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25 Feb 2011

After a last-minute Air Force computer glitch threatened to derail launch, the shuttle Discovery, carrying an all-veteran crew of six, critical supplies, and a final U.S. module for the International Space Station, blasted off with seconds to spare and vaulted into orbit Thursday to begin its 39th and final flight.

Several relatively large pieces of foam insulation fell away from the shuttle's repaired external tank during the climb to space, including some that hit the ship's heat shield. But the observed impacts occurred well after Discovery was out of the dense lower atmosphere where debris impacts pose the greatest threat. No obvious heat shield damage could be seen, but engineers will carry out a detailed analysis over the next several days to make sure.

Discovery's crew, running three-and-a-half months behind schedule because of cracks in the external tank, strapped in just after 1:03 p.m. EST to await liftoff at 4:50:27 p.m., roughly the moment Earth's rotation carried the launch pad into the plane of the space station's orbit.

But trouble with an Air Force range safety system computer put the launch in doubt as the countdown ticked into its final minutes. With the end of Discovery's short 3-minute launch window approaching, Launch Director Mike Leinbach ordered engineers to pick up the countdown at the T-minus-9-minute mark and to press ahead in hopes the Air Force would be ready in time.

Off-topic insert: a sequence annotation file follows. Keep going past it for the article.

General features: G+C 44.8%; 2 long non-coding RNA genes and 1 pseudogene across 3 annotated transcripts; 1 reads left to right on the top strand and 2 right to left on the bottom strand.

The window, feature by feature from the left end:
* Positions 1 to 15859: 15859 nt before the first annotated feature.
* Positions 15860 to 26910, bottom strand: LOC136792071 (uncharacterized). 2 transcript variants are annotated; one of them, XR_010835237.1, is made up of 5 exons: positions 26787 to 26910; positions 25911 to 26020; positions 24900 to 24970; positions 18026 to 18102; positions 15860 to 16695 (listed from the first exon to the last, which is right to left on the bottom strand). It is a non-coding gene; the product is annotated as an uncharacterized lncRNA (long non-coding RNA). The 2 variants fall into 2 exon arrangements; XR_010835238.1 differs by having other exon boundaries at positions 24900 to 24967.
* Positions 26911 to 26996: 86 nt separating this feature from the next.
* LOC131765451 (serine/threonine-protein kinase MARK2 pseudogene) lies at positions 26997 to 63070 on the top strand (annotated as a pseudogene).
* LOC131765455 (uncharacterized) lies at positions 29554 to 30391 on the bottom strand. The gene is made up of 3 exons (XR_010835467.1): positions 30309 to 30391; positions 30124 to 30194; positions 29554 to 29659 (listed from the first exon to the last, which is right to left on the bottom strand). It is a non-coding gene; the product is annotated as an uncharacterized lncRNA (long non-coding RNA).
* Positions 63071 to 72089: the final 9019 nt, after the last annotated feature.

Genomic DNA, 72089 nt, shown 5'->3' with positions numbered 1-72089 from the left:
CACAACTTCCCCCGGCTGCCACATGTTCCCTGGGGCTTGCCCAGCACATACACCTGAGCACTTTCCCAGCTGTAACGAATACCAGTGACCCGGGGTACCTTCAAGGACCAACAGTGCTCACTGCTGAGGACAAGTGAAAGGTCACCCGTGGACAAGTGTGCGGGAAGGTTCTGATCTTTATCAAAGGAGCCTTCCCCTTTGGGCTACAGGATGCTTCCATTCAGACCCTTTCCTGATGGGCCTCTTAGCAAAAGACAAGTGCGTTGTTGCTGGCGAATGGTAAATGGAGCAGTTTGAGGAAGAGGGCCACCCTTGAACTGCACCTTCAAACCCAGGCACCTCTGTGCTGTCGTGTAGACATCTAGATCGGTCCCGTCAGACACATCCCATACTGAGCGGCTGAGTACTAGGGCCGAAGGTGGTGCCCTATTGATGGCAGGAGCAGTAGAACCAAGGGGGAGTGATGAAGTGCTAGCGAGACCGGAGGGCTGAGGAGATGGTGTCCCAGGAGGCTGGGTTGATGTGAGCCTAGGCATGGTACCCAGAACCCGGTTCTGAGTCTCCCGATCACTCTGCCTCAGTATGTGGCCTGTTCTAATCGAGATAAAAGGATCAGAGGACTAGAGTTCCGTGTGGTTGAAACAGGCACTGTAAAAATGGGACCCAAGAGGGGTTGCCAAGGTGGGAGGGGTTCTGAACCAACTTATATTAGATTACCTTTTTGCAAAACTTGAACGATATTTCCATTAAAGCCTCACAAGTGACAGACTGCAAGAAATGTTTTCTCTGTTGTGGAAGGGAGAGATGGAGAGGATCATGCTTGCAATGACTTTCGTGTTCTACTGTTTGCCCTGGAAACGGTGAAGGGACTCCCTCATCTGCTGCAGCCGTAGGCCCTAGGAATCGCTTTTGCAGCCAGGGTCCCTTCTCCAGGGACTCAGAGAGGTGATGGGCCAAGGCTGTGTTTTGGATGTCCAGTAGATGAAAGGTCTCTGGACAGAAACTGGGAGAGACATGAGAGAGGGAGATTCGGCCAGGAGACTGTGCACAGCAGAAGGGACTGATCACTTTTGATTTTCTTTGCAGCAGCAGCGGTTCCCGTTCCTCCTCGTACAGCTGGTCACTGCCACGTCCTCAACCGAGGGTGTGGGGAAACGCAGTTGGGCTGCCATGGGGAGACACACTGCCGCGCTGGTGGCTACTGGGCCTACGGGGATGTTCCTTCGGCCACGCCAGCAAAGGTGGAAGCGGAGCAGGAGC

The problem was not immediately resolved and the countdown entered an unplanned "hold" at the T-minus-5-minute mark. Finally, with time running out, the glitch was resolved, the countdown resumed, and Discovery blasted off at 4:53:24 p.m., just 3 seconds before the end of the available launch window.

"Well, it was kind of an exciting last few minutes of this countdown," Leinbach told reporters later. "Several of us have been around for many, many countdowns, and this was one for the record books.

"This was Discovery's last (launch), a great way to go out," he said. "She gave us a little bit of a fit today, but it's a great way to get (Commander) Steve Lindsey and his crew on orbit. I'm very, very proud of my launch team and all the rest of the people who worked so hard on Discovery."

Because of the tank repairs and extensive re-application of protective foam insulation, flight controllers were on the lookout for any signs of foam debris falling away from the tank during the first few minutes of flight, when the dense lower atmosphere can cause debris to hit the shuttle with a high relative velocity.

Live television views from a camera mounted on the side of the tank showed several relatively large pieces of debris separating and falling away roughly four minutes after launch.

The most aerodynamically dangerous period from a debris impact standpoint is the first 2 minutes and 15 seconds of flight. While several pieces appeared to hit Discovery's heat shield, no obvious signs of impact damage could be seen.

We did see some foam losses," astronaut Charles Hobaugh radioed the crew later from mission control in Houston. Given the timing of the releases, he added, "we have no concerns for the vehicle or success. We'll find out more, of course, as we go through the ascent video with a finer-tooth comb and also after we do the surveys. So we're looking forward to all that."